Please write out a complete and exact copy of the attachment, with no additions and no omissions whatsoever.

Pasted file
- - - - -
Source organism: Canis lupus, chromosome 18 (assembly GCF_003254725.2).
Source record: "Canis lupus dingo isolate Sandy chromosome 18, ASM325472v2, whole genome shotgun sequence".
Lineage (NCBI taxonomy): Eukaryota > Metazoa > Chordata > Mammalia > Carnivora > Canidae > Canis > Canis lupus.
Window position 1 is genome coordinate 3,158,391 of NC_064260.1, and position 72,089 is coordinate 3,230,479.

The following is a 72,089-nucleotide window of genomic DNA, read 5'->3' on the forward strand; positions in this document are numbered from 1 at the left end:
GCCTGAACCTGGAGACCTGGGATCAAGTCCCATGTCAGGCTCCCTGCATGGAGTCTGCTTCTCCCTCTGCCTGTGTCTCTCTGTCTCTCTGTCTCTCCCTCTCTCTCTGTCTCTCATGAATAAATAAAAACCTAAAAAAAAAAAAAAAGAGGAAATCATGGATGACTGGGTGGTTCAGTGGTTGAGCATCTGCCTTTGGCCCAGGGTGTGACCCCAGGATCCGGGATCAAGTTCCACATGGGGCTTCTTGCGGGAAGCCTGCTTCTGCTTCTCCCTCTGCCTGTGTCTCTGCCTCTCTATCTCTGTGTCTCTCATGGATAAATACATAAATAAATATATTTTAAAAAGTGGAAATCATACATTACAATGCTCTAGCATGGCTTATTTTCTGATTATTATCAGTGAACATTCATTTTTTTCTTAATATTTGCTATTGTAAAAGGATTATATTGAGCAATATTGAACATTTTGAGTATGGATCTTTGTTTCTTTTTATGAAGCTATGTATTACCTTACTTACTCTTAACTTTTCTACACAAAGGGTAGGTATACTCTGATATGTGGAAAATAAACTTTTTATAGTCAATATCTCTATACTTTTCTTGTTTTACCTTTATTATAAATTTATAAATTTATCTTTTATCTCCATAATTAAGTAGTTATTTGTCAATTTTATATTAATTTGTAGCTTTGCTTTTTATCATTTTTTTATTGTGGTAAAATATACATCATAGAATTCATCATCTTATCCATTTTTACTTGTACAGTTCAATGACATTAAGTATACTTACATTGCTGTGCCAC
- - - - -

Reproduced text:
Source organism: Canis lupus, chromosome 18 (assembly GCF_003254725.2).
Source record: "Canis lupus dingo isolate Sandy chromosome 18, ASM325472v2, whole genome shotgun sequence".
Lineage (NCBI taxonomy): Eukaryota > Metazoa > Chordata > Mammalia > Carnivora > Canidae > Canis > Canis lupus.
Window position 1 is genome coordinate 3,158,391 of NC_064260.1, and position 72,089 is coordinate 3,230,479.

The following is a 72,089-nucleotide window of genomic DNA, read 5'->3' on the forward strand; positions in this document are numbered from 1 at the left end:
GCCTGAACCTGGAGACCTGGGATCAAGTCCCATGTCAGGCTCCCTGCATGGAGTCTGCTTCTCCCTCTGCCTGTGTCTCTCTGTCTCTCTGTCTCTCCCTCTCTCTCTGTCTCTCATGAATAAATAAAAACCTAAAAAAAAAAAAAAAGAGGAAATCATGGATGACTGGGTGGTTCAGTGGTTGAGCATCTGCCTTTGGCCCAGGGTGTGACCCCAGGATCCGGGATCAAGTTCCACATGGGGCTTCTTGCGGGAAGCCTGCTTCTGCTTCTCCCTCTGCCTGTGTCTCTGCCTCTCTATCTCTGTGTCTCTCATGGATAAATACATAAATAAATATATTTTAAAAAGTGGAAATCATACATTACAATGCTCTAGCATGGCTTATTTTCTGATTATTATCAGTGAACATTCATTTTTTTCTTAATATTTGCTATTGTAAAAGGATTATATTGAGCAATATTGAACATTTTGAGTATGGATCTTTGTTTCTTTTTATGAAGCTATGTATTACCTTACTTACTCTTAACTTTTCTACACAAAGGGTAGGTATACTCTGATATGTGGAAAATAAACTTTTTATAGTCAATATCTCTATACTTTTCTTGTTTTACCTTTATTATAAATTTATAAATTTATCTTTTATCTCCATAATTAAGTAGTTATTTGTCAATTTTATATTAATTTGTAGCTTTGCTTTTTATCATTTTTTTATTGTGGTAAAATATACATCATAGAATTCATCATCTTATCCATTTTTACTTGTACAGTTCAATGACATTAAGTATACTTACATTGCTGTGCCAC